I've mentioned foul trouble a lot, and officiating could be a big key tomorrow night. Last year, there was a lot of whistle swallowing in the Duke-UNC games (especially when going for rebounds), which was advantage Heels because of their more aggressive, physical play. This year's Devils are much more comfortable being physical and mixing it up, and a loosely called game could actually be advantage Duke, given their lack of depth. If the officials show a propensity for calling it tight, Carolina would be wise to go inside early and often and try to get Duke's frontcourt in foul trouble. Even though both teams have equal depth in terms of big forwards, UNC can turn to Terry, Ginyard, and even Green as a smaller 4, giving them flexibility if their starters pick up early fouls.

I'll check in tomorrow around mid-day with a look at the team styles and stats, and the key areas for tomorrow night's game.


Virginia wins their 7th in a row and now sits (at least temporarily) all alone atop the conference at 8-2. Better than 50% offensive rebounding helped them over come a 6-24 3pt shooting and 20 turnover in 70 possession performance. For Maryland, cold shooting and an inability to control the defensive glass killed a valiant comeback effort. They also made it tougher on themselves by going 8 of 15 from the line. Bonus Virginia statistical anomaly - the 'Hoos have the best 2pt% defense in the conference, but are the worst team blocking shots. Truly, this is a testament to the value of good, solid position defense, and very good defensive rebounding. Offensive rebound opportunities are often a team's easiest shots, and denying easy point blank looks is a good way to keep 2pt% down (this formula has worked for Duke this year as well).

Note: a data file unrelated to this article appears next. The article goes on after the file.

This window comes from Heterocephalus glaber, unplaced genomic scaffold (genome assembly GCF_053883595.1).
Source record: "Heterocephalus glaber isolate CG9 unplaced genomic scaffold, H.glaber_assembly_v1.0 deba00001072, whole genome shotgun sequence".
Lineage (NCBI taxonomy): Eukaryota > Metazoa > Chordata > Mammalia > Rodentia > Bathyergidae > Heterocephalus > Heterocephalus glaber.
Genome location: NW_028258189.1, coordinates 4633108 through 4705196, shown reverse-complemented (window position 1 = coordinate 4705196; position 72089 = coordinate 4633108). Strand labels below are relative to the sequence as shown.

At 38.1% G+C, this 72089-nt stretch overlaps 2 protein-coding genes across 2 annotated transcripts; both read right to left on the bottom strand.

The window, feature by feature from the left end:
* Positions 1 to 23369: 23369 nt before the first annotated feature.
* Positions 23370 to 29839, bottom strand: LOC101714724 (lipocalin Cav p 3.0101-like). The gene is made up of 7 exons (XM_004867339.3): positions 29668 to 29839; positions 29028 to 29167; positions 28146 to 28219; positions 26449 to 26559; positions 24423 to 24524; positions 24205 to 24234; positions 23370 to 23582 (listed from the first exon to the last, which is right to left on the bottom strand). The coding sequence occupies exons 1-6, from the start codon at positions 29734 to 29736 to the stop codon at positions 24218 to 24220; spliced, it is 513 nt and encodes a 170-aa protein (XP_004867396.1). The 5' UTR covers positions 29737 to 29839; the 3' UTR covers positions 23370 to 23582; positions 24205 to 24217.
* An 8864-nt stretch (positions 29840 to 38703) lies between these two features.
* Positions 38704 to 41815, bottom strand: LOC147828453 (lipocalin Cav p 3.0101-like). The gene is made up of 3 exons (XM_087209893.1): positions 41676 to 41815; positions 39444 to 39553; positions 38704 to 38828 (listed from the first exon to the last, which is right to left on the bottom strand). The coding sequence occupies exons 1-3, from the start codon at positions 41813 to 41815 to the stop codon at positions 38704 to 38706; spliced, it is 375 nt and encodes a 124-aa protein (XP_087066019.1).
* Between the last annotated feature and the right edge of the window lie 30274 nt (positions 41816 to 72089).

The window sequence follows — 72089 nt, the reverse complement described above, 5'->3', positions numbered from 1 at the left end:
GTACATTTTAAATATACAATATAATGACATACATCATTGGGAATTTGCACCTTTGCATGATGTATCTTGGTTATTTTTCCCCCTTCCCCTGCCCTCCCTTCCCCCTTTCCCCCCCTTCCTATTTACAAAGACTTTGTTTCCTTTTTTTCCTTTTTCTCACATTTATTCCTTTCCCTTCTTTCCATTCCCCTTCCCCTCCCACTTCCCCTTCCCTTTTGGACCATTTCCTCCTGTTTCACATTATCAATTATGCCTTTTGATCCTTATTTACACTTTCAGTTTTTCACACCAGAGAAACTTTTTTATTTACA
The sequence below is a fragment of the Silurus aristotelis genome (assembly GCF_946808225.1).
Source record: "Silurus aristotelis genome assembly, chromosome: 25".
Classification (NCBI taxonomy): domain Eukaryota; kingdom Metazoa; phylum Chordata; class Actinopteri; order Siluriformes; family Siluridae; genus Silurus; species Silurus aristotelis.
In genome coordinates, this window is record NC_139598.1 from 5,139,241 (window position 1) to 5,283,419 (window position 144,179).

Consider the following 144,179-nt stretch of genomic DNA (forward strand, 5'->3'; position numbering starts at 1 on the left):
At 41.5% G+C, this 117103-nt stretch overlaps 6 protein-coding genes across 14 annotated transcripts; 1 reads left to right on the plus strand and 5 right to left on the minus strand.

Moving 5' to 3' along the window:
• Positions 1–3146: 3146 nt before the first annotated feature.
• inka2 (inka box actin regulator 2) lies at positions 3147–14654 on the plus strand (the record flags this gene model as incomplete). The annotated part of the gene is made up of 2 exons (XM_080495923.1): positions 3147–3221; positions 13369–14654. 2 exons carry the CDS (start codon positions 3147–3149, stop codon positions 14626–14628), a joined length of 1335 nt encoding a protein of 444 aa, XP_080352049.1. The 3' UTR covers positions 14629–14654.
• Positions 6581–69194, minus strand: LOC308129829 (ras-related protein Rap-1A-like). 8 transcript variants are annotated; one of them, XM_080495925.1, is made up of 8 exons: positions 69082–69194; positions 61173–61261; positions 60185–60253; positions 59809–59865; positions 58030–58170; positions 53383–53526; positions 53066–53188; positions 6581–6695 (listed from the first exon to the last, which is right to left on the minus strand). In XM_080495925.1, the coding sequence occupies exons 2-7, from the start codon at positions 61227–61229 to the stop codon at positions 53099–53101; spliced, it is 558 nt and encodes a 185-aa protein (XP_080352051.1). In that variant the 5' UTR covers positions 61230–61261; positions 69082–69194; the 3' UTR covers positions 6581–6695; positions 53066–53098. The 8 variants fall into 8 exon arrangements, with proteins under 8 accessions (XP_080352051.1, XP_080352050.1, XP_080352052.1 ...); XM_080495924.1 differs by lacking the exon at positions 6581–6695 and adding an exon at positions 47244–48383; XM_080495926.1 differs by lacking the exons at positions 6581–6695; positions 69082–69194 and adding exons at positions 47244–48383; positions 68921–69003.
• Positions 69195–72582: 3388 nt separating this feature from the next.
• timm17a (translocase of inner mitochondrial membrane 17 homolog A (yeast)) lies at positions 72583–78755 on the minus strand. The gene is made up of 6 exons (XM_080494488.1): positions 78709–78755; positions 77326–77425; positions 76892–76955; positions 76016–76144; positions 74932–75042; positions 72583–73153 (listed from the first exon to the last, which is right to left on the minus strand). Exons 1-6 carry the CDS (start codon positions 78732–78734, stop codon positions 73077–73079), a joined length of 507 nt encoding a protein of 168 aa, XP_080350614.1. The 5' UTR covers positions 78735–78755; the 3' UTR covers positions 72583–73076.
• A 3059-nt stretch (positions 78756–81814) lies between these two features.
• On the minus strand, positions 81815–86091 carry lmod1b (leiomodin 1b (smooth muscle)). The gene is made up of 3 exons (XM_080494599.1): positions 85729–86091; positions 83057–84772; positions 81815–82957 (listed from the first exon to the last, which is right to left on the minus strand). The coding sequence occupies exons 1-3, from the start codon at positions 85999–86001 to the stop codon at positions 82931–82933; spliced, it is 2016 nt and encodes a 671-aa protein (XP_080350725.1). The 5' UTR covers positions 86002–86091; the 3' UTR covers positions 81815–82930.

NC State jumped out to a 19-4 lead on Tech but then got promptly run out of Atlanta, as the Jackets stromed back to win going away. Javaris Crittenton absolutely had his way with Engin Atsur offensively (21 points on 7-11 from the field with 7 assists) and defensively (Atsur was 1 of 9 with 6 turnovers, and Crittenton picked up 3 steals). Tech clings to tournament hopes yet another day.

Wake Forest beat Winston Salem State behind double doubles from Jamie Skeen (7! offensive rebounds) and Kyle Visser.